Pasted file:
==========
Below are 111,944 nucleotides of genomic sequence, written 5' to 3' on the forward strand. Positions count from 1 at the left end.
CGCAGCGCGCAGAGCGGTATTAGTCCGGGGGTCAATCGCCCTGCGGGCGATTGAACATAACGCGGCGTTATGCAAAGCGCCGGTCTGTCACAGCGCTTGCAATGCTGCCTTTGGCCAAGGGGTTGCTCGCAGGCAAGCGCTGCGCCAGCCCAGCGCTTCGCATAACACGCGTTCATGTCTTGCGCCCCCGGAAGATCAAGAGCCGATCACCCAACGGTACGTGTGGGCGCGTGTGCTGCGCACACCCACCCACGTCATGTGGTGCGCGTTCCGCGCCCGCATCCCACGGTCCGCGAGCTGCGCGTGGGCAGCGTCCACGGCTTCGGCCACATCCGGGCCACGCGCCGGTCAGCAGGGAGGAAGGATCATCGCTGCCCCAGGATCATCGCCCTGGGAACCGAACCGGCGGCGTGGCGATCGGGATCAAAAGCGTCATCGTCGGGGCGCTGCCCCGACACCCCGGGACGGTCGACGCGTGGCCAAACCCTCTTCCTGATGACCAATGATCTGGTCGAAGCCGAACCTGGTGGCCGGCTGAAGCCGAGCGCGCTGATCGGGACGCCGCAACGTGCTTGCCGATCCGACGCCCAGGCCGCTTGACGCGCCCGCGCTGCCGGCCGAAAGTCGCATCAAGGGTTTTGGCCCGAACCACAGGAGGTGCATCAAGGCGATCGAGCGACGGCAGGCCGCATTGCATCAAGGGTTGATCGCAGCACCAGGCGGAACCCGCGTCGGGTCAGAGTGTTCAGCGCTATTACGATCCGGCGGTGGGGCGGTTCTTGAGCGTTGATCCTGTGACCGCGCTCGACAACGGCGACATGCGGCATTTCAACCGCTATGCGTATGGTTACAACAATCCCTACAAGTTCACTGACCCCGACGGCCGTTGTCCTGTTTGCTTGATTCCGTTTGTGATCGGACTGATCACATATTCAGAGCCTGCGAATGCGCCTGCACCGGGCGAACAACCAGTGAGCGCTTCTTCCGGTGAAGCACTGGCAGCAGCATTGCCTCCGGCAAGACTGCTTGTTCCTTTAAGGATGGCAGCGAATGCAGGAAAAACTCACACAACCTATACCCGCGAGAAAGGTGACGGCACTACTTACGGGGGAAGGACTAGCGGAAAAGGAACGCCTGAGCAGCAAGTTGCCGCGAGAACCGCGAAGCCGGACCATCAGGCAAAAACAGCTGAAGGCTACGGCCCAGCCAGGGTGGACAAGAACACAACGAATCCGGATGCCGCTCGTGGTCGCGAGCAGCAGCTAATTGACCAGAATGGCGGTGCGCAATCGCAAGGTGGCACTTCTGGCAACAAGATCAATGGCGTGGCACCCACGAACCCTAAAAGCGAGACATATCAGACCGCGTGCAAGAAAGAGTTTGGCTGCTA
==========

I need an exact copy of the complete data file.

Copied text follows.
Below are 111,944 nucleotides of genomic sequence, written 5' to 3' on the forward strand. Positions count from 1 at the left end.
CGCAGCGCGCAGAGCGGTATTAGTCCGGGGGTCAATCGCCCTGCGGGCGATTGAACATAACGCGGCGTTATGCAAAGCGCCGGTCTGTCACAGCGCTTGCAATGCTGCCTTTGGCCAAGGGGTTGCTCGCAGGCAAGCGCTGCGCCAGCCCAGCGCTTCGCATAACACGCGTTCATGTCTTGCGCCCCCGGAAGATCAAGAGCCGATCACCCAACGGTACGTGTGGGCGCGTGTGCTGCGCACACCCACCCACGTCATGTGGTGCGCGTTCCGCGCCCGCATCCCACGGTCCGCGAGCTGCGCGTGGGCAGCGTCCACGGCTTCGGCCACATCCGGGCCACGCGCCGGTCAGCAGGGAGGAAGGATCATCGCTGCCCCAGGATCATCGCCCTGGGAACCGAACCGGCGGCGTGGCGATCGGGATCAAAAGCGTCATCGTCGGGGCGCTGCCCCGACACCCCGGGACGGTCGACGCGTGGCCAAACCCTCTTCCTGATGACCAATGATCTGGTCGAAGCCGAACCTGGTGGCCGGCTGAAGCCGAGCGCGCTGATCGGGACGCCGCAACGTGCTTGCCGATCCGACGCCCAGGCCGCTTGACGCGCCCGCGCTGCCGGCCGAAAGTCGCATCAAGGGTTTTGGCCCGAACCACAGGAGGTGCATCAAGGCGATCGAGCGACGGCAGGCCGCATTGCATCAAGGGTTGATCGCAGCACCAGGCGGAACCCGCGTCGGGTCAGAGTGTTCAGCGCTATTACGATCCGGCGGTGGGGCGGTTCTTGAGCGTTGATCCTGTGACCGCGCTCGACAACGGCGACATGCGGCATTTCAACCGCTATGCGTATGGTTACAACAATCCCTACAAGTTCACTGACCCCGACGGCCGTTGTCCTGTTTGCTTGATTCCGTTTGTGATCGGACTGATCACATATTCAGAGCCTGCGAATGCGCCTGCACCGGGCGAACAACCAGTGAGCGCTTCTTCCGGTGAAGCACTGGCAGCAGCATTGCCTCCGGCAAGACTGCTTGTTCCTTTAAGGATGGCAGCGAATGCAGGAAAAACTCACACAACCTATACCCGCGAGAAAGGTGACGGCACTACTTACGGGGGAAGGACTAGCGGAAAAGGAACGCCTGAGCAGCAAGTTGCCGCGAGAACCGCGAAGCCGGACCATCAGGCAAAAACAGCTGAAGGCTACGGCCCAGCCAGGGTGGACAAGAACACAACGAATCCGGATGCCGCTCGTGGTCGCGAGCAGCAGCTAATTGACCAGAATGGCGGTGCGCAATCGCAAGGTGGCACTTCTGGCAACAAGATCAATGGCGTGGCACCCACGAACCCTAAAAGCGAGACATATCAGACCGCGTGCAAGAAAGAGTTTGGCTGCTA